Just about all of my pets are rescues. My 3 cats, 1 horse, 1 donkey, my 2 dogs are all rescues. Only ones that aren't rescues are my fish and chameleons.
Well, allow me to put a little rain on all this sunshine by pointing out rescues aren't for everybody.
Usually they come with some sort of problem- either medical or psychological and not everyone is equipped to deal with those problems.
Recent examples here on the forums- the melleri "rescues" that lasted no more than a couple of days before dying. Those were anything but "the best" pets. The owner was well intentioned in their "rescue" by purchasing them, and bless the owner for that intention, but that isn't enough to turn some rescues around.
Here's another- my sister got a rescued dog from a shelter. The dog was OK with adults, but freaked out when kids came around. Scared my first grader to death when we visited because the dog would snarl at him. Sister and hubby thought the dog just needed some love and training. It got plenty of both. All seemed well. Sister had first baby (real baby not animal baby). Dog and baby got along great until one day baby was a toddler. Sister, toddler and dog are all together in living room, all is peaceful. Toddler is lying on floor napping. Suddenly dog gets up and chomps on toddler's head, sinking teeth through skull. Toddler gets plenty of surgery for wound and to look normal again. Dog gets to go live with grandparents (it isn't dog's fault he's that way). This "rescue" was hardly the "best pet ever".
Here's another- I took in a huge 18lb iguana after it nearly removed an elderly woman's finger. She loved him like a baby even after the bite and surgery to save the finger, and even though she nearly lost most of the use of that finger even though it was still attached. Think that lizard made "the best pet?" I didn't- he was gorgeous and I gave him a good life, but I had to be on my toes every time I entered his walk-in enclosure.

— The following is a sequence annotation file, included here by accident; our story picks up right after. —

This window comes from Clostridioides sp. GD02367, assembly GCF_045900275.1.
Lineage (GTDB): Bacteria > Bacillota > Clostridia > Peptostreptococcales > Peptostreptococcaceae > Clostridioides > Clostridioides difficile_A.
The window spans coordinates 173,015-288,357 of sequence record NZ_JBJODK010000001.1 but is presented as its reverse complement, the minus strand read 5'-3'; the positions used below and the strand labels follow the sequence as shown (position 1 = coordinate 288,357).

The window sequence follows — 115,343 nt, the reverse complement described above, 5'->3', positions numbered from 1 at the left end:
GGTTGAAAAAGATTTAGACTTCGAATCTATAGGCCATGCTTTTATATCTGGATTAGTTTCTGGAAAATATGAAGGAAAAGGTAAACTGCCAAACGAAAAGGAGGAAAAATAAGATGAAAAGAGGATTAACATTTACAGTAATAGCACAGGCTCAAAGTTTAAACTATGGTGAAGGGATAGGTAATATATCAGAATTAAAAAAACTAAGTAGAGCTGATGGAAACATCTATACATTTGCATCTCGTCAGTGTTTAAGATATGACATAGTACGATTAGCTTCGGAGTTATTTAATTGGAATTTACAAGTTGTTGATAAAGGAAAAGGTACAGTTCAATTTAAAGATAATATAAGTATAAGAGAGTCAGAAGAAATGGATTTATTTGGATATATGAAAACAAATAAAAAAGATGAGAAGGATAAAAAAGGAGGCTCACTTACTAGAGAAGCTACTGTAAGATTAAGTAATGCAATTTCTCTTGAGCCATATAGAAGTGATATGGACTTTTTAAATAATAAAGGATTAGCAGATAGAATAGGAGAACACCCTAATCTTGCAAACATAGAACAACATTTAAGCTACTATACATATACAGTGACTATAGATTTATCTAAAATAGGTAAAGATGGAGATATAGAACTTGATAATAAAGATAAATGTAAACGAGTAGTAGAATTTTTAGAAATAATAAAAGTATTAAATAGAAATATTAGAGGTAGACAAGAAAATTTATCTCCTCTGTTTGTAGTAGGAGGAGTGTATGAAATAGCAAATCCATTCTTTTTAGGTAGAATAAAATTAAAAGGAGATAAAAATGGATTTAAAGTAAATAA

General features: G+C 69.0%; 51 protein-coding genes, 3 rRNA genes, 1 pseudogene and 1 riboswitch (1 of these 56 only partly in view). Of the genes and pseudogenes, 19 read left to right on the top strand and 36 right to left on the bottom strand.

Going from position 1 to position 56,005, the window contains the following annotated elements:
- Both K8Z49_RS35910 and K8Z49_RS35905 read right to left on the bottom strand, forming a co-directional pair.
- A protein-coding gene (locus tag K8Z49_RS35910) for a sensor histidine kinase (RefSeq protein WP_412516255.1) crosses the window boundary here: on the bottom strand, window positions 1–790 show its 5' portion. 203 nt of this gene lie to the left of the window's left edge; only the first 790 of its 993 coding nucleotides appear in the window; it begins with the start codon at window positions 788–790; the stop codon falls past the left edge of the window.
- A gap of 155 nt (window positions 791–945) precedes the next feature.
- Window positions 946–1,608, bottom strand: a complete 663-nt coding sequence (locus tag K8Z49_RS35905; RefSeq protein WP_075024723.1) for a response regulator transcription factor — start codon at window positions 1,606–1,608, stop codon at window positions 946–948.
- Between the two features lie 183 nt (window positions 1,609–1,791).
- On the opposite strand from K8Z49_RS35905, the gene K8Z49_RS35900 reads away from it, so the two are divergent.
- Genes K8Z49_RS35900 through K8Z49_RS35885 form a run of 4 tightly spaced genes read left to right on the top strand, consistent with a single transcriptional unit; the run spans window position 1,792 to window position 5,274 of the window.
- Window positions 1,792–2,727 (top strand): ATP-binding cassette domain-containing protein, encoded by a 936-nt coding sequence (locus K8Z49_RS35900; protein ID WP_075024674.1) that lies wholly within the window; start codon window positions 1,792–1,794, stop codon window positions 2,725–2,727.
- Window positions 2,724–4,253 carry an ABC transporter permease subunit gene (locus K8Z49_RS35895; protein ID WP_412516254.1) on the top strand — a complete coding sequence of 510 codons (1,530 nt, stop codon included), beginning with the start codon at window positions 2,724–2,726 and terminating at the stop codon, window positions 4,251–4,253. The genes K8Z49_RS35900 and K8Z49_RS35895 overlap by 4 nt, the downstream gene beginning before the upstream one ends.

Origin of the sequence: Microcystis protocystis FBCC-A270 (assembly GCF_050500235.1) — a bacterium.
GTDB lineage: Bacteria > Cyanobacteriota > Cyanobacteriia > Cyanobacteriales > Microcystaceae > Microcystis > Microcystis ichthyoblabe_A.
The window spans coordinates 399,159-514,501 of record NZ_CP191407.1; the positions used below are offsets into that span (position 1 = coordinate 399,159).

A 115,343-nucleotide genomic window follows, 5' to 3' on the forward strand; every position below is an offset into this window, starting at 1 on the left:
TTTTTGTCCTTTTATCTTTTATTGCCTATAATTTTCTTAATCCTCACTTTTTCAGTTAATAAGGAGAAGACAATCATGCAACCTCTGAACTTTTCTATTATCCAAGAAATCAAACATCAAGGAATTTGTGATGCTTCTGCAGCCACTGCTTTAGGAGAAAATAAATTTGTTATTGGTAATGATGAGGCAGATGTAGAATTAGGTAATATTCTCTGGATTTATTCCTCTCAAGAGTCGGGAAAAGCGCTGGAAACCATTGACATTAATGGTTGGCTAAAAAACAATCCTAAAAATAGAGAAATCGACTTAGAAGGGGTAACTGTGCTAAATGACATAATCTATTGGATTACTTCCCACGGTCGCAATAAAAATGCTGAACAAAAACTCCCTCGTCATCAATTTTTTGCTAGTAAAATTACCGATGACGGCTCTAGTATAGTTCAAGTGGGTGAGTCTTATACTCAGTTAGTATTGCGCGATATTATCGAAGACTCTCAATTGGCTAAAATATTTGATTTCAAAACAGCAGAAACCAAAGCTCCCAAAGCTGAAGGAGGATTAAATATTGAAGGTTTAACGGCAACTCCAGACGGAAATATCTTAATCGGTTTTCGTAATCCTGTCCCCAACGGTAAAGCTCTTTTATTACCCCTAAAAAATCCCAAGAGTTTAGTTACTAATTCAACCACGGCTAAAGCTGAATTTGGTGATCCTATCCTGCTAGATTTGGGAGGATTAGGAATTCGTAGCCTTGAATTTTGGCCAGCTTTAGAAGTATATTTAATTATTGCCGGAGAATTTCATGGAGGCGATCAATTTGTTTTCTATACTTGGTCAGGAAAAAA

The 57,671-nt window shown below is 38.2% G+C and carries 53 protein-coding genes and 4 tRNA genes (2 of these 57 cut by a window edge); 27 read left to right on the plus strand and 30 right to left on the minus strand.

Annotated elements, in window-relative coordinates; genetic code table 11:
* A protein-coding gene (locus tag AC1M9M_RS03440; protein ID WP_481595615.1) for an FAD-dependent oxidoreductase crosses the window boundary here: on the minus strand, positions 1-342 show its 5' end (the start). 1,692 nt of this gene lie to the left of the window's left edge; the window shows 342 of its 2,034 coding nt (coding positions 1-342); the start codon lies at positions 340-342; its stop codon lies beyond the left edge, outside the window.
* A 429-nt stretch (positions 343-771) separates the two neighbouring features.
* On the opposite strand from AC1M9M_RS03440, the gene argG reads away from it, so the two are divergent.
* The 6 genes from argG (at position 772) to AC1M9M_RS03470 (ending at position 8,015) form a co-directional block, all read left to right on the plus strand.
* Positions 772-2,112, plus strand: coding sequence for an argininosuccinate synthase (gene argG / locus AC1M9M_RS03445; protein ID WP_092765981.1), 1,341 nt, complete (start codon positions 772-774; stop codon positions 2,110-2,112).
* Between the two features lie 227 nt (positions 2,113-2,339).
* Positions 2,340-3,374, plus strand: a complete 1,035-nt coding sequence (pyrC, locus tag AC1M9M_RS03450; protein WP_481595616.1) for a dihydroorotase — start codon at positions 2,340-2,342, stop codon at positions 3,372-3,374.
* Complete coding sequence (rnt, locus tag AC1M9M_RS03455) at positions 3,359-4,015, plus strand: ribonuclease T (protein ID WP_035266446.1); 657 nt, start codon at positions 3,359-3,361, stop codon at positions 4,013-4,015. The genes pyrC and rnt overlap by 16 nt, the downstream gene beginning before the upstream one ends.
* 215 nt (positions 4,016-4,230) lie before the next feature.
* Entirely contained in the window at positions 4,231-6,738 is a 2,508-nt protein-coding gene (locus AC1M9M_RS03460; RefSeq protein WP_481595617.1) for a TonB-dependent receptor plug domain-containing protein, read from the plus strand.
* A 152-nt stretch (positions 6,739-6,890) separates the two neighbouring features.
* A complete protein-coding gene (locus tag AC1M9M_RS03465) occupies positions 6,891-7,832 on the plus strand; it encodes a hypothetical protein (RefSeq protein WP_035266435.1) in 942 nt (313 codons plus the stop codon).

Here are a couple dozen others- in the early 90s when the iguana craze was in full swing, people knew I liked lizards and I ended up having a lot of iguanas dumped on me over a few years time. Nearly all came with a lovely case of MBD and psychological problems resulting from ignoramuses neglecting them. You can't take an iguana and toss it in a cage and toss food and water in and expect it to be any better socially adjusted than a dog who you treated the same way. People didn't get that. These animals needed real help- corrections on diet and husbandry and socialization on a regular basis- sometimes including biting on their part and bleeding on my part. Most would not reach full size or look right, thanks to the mbd from their ignorant owners. These were far from "the best pets" as well. In less experienced hands, these may not have recovered or socialized.
If you are lucky you can find a "rescue" that is in good shape and does not come with problems of some sort. But many do- either physical or psychological. Most people are either too ignorant to know how to deal with these problems, or cannot afford to deal with these problems, or do not want to put in the effort to deal with these problems, or do not have a lifestyle that allows them to deal with these problems.
Bless everyone who is "right" for rescues and can truly provide them with a suitable situation. Because many rescues are far from "the best pets". Many well intentioned individuals without the knowledge or experience to provide these animals what they need would be better off trying to succeed with a healthy animal and seeing to it that it gets the best care and a permanent home so their pet never goes into a "rescue" situation in the first place- a way to deal with the same rescue problem from the other end of it by preventing it in the first place.